OMAHA, Neb. (KMTV) — Many people are devastated when they learn they have cancer. It's not something they choose, and they don't get to pick which part of the body is affected. Lorraine Houston is open about the fact she was diagnosed with anal cancer because she says by addressing changes in her body, she was able to get help and possibly save her life.
She's all too familiar with cancer. "My family has been through a lot with cancer, I lost three brothers to cancer, and another one."
When a doctor revealed her diagnosis she was willing to do whatever it took. She first had radiation and chemotherapy but the cancer quickly came back and a more aggressive treatment was needed.
"That required a combination of treatment, first radiation, followed by extensive surgery, removing the rectum," said Dr. Nagi Ayoub, a plastic surgeon with CHI Health and Westfield Plastic Surgery Center in Omaha.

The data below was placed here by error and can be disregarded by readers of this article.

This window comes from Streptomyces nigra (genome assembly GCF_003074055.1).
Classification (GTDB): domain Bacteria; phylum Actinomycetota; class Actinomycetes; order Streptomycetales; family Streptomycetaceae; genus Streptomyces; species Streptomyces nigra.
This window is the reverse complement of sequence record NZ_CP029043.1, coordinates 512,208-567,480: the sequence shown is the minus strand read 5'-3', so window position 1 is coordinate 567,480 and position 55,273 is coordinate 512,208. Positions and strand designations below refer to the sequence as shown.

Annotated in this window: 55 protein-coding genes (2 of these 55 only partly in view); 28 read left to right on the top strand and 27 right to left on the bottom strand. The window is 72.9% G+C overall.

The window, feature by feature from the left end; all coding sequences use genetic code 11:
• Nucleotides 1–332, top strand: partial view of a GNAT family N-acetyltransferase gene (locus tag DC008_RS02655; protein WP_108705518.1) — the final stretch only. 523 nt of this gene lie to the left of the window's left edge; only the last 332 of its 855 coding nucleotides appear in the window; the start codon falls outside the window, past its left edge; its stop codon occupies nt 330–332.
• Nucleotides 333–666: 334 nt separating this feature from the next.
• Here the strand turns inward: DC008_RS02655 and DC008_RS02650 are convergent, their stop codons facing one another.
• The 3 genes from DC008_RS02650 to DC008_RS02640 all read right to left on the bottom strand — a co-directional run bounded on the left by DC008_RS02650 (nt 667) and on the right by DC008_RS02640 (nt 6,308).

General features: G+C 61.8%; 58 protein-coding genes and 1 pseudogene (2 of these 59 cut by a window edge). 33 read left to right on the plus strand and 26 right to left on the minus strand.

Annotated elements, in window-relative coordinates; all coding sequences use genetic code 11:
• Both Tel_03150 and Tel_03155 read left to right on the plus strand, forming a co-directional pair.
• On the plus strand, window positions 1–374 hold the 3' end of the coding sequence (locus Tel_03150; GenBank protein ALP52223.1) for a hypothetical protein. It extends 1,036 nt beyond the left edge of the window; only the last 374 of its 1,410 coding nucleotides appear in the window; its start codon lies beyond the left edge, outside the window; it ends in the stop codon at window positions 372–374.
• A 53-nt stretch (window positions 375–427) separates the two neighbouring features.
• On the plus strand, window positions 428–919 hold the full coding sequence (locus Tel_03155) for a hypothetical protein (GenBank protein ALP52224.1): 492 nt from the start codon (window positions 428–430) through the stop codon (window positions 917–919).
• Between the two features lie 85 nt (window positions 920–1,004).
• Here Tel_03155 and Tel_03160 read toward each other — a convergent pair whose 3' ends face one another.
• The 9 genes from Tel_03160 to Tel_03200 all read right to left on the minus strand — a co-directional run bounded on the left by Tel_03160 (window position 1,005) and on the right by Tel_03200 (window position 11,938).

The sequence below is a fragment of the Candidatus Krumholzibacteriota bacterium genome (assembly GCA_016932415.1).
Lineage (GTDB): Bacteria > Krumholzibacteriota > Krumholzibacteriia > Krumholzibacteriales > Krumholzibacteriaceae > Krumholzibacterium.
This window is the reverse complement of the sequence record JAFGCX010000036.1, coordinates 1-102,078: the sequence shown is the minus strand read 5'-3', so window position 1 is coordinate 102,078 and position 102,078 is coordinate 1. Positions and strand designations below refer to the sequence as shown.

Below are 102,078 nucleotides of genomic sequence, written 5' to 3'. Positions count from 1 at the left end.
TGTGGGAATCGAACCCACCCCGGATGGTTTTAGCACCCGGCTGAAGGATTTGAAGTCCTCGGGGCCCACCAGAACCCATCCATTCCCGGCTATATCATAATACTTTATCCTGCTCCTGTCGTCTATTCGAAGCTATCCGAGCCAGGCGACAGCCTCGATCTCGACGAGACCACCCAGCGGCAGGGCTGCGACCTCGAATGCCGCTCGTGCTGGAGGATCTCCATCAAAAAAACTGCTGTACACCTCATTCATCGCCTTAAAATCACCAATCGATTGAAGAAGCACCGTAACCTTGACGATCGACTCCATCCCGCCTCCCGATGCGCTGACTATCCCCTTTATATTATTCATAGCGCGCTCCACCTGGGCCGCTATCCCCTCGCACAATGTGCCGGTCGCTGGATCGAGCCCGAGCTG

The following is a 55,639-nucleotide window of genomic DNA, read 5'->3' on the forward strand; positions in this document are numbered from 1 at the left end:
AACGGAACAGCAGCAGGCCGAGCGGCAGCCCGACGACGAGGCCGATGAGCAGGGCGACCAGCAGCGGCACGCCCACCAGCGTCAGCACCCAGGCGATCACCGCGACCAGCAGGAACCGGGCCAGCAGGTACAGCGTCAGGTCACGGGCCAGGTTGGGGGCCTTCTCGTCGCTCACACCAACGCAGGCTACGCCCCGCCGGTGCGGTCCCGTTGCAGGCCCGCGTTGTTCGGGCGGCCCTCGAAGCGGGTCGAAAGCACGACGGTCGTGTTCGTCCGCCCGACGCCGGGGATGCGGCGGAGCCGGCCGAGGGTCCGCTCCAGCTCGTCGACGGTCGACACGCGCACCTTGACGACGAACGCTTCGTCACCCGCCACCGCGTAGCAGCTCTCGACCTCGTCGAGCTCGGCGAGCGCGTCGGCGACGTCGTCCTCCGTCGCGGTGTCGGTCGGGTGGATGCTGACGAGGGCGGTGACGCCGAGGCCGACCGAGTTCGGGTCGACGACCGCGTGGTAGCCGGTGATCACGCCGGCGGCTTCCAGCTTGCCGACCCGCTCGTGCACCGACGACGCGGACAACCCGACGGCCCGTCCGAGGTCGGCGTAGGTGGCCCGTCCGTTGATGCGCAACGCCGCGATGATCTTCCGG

"A lot of people are thinking, oh my, you're going to have a permanent colostomy. Living with a permanent colostomy means you get to live," Houston said.
"In her particular case we use xenograph (tissue from another species), and then muscle from her own body to revascularize the area or give circulation to the area again," Dr. Ayoub said.
She's also spent sessions in the hyperbaric oxygen chamber at CHI Health CUMC-Bergan Mercy. It increases oxygen in the body's blood supply to improve circulation in an area that's already been exposed to radiation.
Houston invites others to speak up if they feel changes in their body because when it comes to seeking answers about your health, there's no time to waste. "I can't go backwards, I can only go forward, and if that means talking about and getting other people to be open and talking about it, that's a good thing."
Houston doesn't know what led to her cancer. The
Anal Cancer Foundation
does recommend people get the HPV vaccine because they have seen a link between some cases of anal cancer and HPV.